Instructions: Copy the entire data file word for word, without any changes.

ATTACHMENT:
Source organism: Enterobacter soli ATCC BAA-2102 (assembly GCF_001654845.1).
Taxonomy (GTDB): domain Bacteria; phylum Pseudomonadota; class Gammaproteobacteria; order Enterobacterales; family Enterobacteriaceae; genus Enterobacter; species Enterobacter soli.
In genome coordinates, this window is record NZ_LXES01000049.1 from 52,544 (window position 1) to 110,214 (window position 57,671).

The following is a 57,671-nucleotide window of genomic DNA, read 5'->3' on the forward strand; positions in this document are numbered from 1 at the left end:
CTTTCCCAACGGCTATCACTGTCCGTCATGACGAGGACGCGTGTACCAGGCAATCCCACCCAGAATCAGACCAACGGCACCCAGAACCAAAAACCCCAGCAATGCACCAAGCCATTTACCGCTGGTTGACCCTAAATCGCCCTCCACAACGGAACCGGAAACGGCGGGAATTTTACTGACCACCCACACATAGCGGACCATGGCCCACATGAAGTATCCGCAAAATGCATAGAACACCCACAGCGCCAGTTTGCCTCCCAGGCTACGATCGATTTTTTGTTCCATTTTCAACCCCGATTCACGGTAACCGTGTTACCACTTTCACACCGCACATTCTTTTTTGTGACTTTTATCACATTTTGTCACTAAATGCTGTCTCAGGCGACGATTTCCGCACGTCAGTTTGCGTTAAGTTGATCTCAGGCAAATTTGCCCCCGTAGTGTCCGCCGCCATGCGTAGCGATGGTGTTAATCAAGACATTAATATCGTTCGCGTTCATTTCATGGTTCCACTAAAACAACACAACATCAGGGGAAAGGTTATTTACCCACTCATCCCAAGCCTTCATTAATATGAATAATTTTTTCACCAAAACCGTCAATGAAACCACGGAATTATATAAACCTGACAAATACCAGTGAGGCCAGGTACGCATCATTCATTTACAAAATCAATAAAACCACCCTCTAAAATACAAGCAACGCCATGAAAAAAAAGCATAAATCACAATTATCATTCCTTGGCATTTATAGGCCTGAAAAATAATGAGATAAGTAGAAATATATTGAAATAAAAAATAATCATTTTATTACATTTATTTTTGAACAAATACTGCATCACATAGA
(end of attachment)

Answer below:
Source organism: Enterobacter soli ATCC BAA-2102 (assembly GCF_001654845.1).
Taxonomy (GTDB): domain Bacteria; phylum Pseudomonadota; class Gammaproteobacteria; order Enterobacterales; family Enterobacteriaceae; genus Enterobacter; species Enterobacter soli.
In genome coordinates, this window is record NZ_LXES01000049.1 from 52,544 (window position 1) to 110,214 (window position 57,671).

The following is a 57,671-nucleotide window of genomic DNA, read 5'->3' on the forward strand; positions in this document are numbered from 1 at the left end:
CTTTCCCAACGGCTATCACTGTCCGTCATGACGAGGACGCGTGTACCAGGCAATCCCACCCAGAATCAGACCAACGGCACCCAGAACCAAAAACCCCAGCAATGCACCAAGCCATTTACCGCTGGTTGACCCTAAATCGCCCTCCACAACGGAACCGGAAACGGCGGGAATTTTACTGACCACCCACACATAGCGGACCATGGCCCACATGAAGTATCCGCAAAATGCATAGAACACCCACAGCGCCAGTTTGCCTCCCAGGCTACGATCGATTTTTTGTTCCATTTTCAACCCCGATTCACGGTAACCGTGTTACCACTTTCACACCGCACATTCTTTTTTGTGACTTTTATCACATTTTGTCACTAAATGCTGTCTCAGGCGACGATTTCCGCACGTCAGTTTGCGTTAAGTTGATCTCAGGCAAATTTGCCCCCGTAGTGTCCGCCGCCATGCGTAGCGATGGTGTTAATCAAGACATTAATATCGTTCGCGTTCATTTCATGGTTCCACTAAAACAACACAACATCAGGGGAAAGGTTATTTACCCACTCATCCCAAGCCTTCATTAATATGAATAATTTTTTCACCAAAACCGTCAATGAAACCACGGAATTATATAAACCTGACAAATACCAGTGAGGCCAGGTACGCATCATTCATTTACAAAATCAATAAAACCACCCTCTAAAATACAAGCAACGCCATGAAAAAAAAGCATAAATCACAATTATCATTCCTTGGCATTTATAGGCCTGAAAAATAATGAGATAAGTAGAAATATATTGAAATAAAAAATAATCATTTTATTACATTTATTTTTGAACAAATACTGCATCACATAGA